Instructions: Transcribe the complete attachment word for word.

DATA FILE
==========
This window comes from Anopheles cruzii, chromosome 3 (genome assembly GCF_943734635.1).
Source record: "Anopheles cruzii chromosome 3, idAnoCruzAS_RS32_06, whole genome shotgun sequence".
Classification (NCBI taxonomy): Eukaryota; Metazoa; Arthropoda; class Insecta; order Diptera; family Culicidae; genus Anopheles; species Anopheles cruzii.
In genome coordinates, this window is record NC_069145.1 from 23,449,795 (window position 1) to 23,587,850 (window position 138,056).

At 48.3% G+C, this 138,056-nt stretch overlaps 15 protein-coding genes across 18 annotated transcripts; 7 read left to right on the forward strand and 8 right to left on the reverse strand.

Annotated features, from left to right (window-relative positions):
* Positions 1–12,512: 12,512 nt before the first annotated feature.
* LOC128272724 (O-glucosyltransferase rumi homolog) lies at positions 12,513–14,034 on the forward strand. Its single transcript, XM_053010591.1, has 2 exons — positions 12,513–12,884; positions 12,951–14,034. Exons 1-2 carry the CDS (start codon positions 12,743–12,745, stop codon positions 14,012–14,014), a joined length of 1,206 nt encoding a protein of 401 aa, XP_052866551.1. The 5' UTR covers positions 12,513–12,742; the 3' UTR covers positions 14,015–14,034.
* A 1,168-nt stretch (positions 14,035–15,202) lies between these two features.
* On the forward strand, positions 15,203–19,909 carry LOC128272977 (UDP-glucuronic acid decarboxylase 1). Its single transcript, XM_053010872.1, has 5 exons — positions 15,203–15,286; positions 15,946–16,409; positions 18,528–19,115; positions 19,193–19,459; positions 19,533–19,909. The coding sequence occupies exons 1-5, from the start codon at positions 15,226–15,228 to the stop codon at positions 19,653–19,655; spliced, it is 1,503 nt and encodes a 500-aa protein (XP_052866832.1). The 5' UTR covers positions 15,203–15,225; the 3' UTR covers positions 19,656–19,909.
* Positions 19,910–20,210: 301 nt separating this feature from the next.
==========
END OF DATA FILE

This window comes from Anopheles cruzii, chromosome 3 (genome assembly GCF_943734635.1).
Source record: "Anopheles cruzii chromosome 3, idAnoCruzAS_RS32_06, whole genome shotgun sequence".
Classification (NCBI taxonomy): Eukaryota; Metazoa; Arthropoda; class Insecta; order Diptera; family Culicidae; genus Anopheles; species Anopheles cruzii.
In genome coordinates, this window is record NC_069145.1 from 23,449,795 (window position 1) to 23,587,850 (window position 138,056).

At 48.3% G+C, this 138,056-nt stretch overlaps 15 protein-coding genes across 18 annotated transcripts; 7 read left to right on the forward strand and 8 right to left on the reverse strand.

Annotated features, from left to right (window-relative positions):
* Positions 1–12,512: 12,512 nt before the first annotated feature.
* LOC128272724 (O-glucosyltransferase rumi homolog) lies at positions 12,513–14,034 on the forward strand. Its single transcript, XM_053010591.1, has 2 exons — positions 12,513–12,884; positions 12,951–14,034. Exons 1-2 carry the CDS (start codon positions 12,743–12,745, stop codon positions 14,012–14,014), a joined length of 1,206 nt encoding a protein of 401 aa, XP_052866551.1. The 5' UTR covers positions 12,513–12,742; the 3' UTR covers positions 14,015–14,034.
* A 1,168-nt stretch (positions 14,035–15,202) lies between these two features.
* On the forward strand, positions 15,203–19,909 carry LOC128272977 (UDP-glucuronic acid decarboxylase 1). Its single transcript, XM_053010872.1, has 5 exons — positions 15,203–15,286; positions 15,946–16,409; positions 18,528–19,115; positions 19,193–19,459; positions 19,533–19,909. The coding sequence occupies exons 1-5, from the start codon at positions 15,226–15,228 to the stop codon at positions 19,653–19,655; spliced, it is 1,503 nt and encodes a 500-aa protein (XP_052866832.1). The 5' UTR covers positions 15,203–15,225; the 3' UTR covers positions 19,656–19,909.
* Positions 19,910–20,210: 301 nt separating this feature from the next.